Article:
Research Highlights

Outstanding materials continue to revolutionize chemical industry

Published online 21 July 2016

These new materials can easily separate propane from propylene — a usually difficult and energy intensive process.

Sara Osman

Separation of closely related organic gases needed in high purity as feedstock is one of the large challenges that face the chemical industry today. 

Removal of propane from propylene gas is one of those challenges. High purity propylene is a prerequisite for polypropylene polymer manufacturing.

So far, methods to separate propane from propylene were based on energy-intensive cryogenic distillation or differential adsorption, and have generally showed low to moderate separation owing to the similar physical properties and structural dimensions of the two gases.

Publishing in Science1, a team of researchers from King Abdullah University for Science and Technology in Saudi Arabia have now introduced a method for complete extraction of propane from propylene using a new class of metal organic frameworks (MOFs) — porous materials made up of metal or metal cluster centers connected together via organic linkers.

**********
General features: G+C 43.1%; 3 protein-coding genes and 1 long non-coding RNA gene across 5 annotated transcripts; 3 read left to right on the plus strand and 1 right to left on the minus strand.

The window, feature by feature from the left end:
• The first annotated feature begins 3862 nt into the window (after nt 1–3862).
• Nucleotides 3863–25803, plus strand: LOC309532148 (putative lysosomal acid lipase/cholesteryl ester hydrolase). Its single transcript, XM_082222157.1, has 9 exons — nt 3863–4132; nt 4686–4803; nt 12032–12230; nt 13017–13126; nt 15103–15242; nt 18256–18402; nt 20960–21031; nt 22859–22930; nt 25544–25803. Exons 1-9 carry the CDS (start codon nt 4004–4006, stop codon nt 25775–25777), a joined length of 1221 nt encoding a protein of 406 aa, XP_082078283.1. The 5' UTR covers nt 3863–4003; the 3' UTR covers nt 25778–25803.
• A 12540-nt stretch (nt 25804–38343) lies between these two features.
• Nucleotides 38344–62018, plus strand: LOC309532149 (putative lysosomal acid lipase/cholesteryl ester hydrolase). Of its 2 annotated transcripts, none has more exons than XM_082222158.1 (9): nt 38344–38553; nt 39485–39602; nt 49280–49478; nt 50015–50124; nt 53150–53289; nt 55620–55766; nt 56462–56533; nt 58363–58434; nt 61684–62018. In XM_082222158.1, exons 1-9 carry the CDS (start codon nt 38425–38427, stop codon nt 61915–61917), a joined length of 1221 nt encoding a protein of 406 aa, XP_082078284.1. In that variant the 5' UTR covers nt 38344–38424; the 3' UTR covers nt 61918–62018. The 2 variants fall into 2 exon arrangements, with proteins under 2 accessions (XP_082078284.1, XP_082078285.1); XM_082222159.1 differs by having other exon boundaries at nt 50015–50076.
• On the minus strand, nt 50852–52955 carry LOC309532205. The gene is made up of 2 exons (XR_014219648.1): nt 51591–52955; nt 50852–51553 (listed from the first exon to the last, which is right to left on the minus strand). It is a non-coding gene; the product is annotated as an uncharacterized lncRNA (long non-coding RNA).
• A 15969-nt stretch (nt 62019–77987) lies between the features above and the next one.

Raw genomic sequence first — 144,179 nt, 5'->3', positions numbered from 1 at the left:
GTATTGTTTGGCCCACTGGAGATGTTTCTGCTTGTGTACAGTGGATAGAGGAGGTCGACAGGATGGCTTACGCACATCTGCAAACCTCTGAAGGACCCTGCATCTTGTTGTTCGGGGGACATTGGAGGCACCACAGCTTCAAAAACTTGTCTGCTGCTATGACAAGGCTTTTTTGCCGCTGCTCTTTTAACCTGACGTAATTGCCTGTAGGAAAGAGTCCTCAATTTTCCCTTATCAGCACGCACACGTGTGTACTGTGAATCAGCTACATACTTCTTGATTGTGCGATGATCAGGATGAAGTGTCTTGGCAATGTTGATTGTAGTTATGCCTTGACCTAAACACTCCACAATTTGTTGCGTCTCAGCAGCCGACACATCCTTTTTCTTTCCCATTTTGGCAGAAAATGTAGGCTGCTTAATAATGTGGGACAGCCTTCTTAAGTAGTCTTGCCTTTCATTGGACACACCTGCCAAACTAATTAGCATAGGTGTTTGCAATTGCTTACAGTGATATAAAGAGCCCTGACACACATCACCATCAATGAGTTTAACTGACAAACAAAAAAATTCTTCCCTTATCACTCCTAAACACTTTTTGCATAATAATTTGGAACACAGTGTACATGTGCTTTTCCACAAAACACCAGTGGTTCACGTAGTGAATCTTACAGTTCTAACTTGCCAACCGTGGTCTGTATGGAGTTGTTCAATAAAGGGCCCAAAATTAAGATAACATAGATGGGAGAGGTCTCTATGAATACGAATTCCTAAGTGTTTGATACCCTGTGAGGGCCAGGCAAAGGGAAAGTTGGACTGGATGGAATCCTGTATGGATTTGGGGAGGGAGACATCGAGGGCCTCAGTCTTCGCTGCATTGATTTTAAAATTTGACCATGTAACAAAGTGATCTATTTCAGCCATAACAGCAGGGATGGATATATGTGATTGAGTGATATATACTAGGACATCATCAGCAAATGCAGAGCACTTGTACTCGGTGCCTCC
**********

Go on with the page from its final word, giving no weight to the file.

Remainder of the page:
Their material is made up of square shaped grids of nickel-pyrazine forming layers which are bridged by a five-fluorine-atom-niobium moiety. This moiety is large enough to lock the previously freely rotating pyrazine groups in place, resulting in a restricted pore size that excludes propane but not propylene.

“The ability to ultra-fine tune a pore aperture size to allow the separation of two molecules — that are very close in their size — can only pinpoint to the singularity and the uniqueness of MOF chemistry and its potential to address many enduring energy-intensive separations,” says Mohamed Eddaoudi, who led the study.


  1. Cadiau, A., et al. A metal-organic framework–based splitter for separating propylene from propane. Science 353, 137–140 (2016).